Cleveland has now won ten straight games in the playoffs against the Raptors, including this year’s sweep. (A particularly humiliating defeat because the Raptors were seemingly in position to be the sweepers and not the sweepees with their #1 seed.)

Raptor guard Kyle Lowry is a four-time All-Star.

DeMar DeRozan is too.

Yet their on-court performances are often overshadowed by their joint post-loss interviews. This is when the pair seems less like losers in basketball game than a duo who narrowly avoided a car accident seconds earlier—they look like LeBron has left them in actual shock.

 

But LeBron doesn’t just bring pain—he also relieves it. At least, he does for Ohio.

Cleveland Would Be SO Crestfallen

Entering the 2016 NBA playoffs, Cleveland had not won a championship in any major sport since 1964.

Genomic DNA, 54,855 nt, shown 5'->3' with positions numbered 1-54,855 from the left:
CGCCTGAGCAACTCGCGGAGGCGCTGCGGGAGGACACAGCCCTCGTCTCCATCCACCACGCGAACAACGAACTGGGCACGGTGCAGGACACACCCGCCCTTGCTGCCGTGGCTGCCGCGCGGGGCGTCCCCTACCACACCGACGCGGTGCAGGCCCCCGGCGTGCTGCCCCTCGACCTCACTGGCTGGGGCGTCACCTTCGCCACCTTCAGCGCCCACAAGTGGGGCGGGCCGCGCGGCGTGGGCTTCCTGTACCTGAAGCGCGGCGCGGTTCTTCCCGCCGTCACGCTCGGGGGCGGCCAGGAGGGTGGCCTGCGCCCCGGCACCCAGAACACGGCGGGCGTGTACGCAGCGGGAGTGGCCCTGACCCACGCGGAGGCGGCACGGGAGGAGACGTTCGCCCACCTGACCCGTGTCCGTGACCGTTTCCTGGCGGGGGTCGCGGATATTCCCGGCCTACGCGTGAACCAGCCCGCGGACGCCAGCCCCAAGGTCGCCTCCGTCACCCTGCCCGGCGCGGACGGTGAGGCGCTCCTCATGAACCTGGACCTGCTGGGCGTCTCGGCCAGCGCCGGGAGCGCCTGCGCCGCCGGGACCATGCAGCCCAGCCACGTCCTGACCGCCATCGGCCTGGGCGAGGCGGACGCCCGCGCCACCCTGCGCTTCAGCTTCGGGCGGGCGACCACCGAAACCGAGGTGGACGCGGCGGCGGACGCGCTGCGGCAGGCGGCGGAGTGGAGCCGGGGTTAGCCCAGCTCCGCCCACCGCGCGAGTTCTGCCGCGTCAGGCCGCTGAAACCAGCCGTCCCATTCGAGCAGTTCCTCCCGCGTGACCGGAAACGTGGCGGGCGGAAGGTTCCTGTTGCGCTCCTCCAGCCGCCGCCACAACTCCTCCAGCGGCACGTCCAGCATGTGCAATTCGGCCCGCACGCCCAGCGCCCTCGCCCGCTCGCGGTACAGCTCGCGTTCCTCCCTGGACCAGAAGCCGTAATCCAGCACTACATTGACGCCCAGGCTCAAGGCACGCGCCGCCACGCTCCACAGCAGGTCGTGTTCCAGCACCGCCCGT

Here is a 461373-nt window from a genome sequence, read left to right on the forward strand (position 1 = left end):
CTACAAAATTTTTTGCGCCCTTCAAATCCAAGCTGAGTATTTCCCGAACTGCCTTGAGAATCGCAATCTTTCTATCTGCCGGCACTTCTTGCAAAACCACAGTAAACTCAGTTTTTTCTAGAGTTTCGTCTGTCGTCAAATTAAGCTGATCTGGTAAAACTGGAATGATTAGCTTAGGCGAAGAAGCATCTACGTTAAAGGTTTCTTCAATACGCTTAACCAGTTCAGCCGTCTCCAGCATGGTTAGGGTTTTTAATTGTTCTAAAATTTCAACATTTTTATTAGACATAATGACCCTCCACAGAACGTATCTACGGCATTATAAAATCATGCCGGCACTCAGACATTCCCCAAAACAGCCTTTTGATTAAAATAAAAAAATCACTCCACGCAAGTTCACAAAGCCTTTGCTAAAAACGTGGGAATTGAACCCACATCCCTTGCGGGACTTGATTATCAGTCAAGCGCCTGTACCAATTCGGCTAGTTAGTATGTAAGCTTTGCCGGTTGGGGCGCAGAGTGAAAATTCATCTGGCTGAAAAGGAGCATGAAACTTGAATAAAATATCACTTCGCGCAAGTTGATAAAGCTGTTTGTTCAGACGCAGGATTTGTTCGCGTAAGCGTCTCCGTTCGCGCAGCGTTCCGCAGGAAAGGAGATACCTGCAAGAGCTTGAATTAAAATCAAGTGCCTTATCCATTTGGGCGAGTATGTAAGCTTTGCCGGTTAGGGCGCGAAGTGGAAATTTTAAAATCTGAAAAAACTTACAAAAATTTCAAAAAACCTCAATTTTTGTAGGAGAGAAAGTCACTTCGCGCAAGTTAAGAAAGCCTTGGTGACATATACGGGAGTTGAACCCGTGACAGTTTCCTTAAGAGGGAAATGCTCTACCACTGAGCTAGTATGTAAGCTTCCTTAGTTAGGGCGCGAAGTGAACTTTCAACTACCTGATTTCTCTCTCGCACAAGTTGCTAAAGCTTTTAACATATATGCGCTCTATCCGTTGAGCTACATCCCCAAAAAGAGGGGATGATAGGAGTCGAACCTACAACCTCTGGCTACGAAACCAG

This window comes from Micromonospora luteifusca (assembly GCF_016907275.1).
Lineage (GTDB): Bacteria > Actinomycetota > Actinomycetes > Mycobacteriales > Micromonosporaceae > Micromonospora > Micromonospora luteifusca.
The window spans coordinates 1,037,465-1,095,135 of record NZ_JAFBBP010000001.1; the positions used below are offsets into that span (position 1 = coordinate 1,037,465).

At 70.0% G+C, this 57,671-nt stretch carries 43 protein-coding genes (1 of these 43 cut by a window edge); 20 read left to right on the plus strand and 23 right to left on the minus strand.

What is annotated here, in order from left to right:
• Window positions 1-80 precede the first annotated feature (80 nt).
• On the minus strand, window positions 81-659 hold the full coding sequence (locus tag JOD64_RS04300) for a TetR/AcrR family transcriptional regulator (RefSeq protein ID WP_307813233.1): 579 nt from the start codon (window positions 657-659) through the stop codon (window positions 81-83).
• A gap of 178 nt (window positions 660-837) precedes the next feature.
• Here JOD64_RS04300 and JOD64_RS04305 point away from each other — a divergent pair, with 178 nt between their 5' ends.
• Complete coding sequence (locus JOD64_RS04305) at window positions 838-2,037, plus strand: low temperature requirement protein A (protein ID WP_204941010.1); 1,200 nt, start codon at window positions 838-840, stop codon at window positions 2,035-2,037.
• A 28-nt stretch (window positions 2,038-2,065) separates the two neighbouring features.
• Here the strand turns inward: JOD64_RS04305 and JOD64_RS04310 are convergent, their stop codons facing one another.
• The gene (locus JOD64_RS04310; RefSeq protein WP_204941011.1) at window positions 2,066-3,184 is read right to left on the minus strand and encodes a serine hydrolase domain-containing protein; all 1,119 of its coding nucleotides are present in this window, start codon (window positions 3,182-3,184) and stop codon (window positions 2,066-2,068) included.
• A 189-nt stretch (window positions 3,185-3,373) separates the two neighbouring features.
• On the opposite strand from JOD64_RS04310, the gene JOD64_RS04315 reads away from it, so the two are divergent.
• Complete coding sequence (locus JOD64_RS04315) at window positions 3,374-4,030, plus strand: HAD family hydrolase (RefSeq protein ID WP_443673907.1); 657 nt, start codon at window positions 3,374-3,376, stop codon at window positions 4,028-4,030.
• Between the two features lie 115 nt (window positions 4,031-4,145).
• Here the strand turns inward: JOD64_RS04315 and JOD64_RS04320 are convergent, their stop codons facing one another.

The Cleveland Browns’ NFL title was so long ago the Super Bowl did not yet exist. Then the Browns left for Baltimore. (Where they promptly won a Super Bowl.)

The city suffered The Fumble, The Drive, The Shot and a world of hardship involving the Indians, in particular, their 1997 World Series Game 7 loss to the Marlins. (They gave up the tying run in the ninth and lost in the 11th.)

“It was miraculous until… they didn’t actually complete the miracle,” Raab recalls.

Cleveland had a complicated relationship with LeBron. Yes, he was the Akron boy turned superstar, but he fled the city for Miami and left behind a perception of a massive talent with, as Raab put it, a “spoiled, entitled attitude.” Indeed, Raab observes the Cavs, in general, didn’t have the greatest rep, noting Cavs employees (“not front office people”) described Irving to him as a “d-ck” who “treated people poorly.”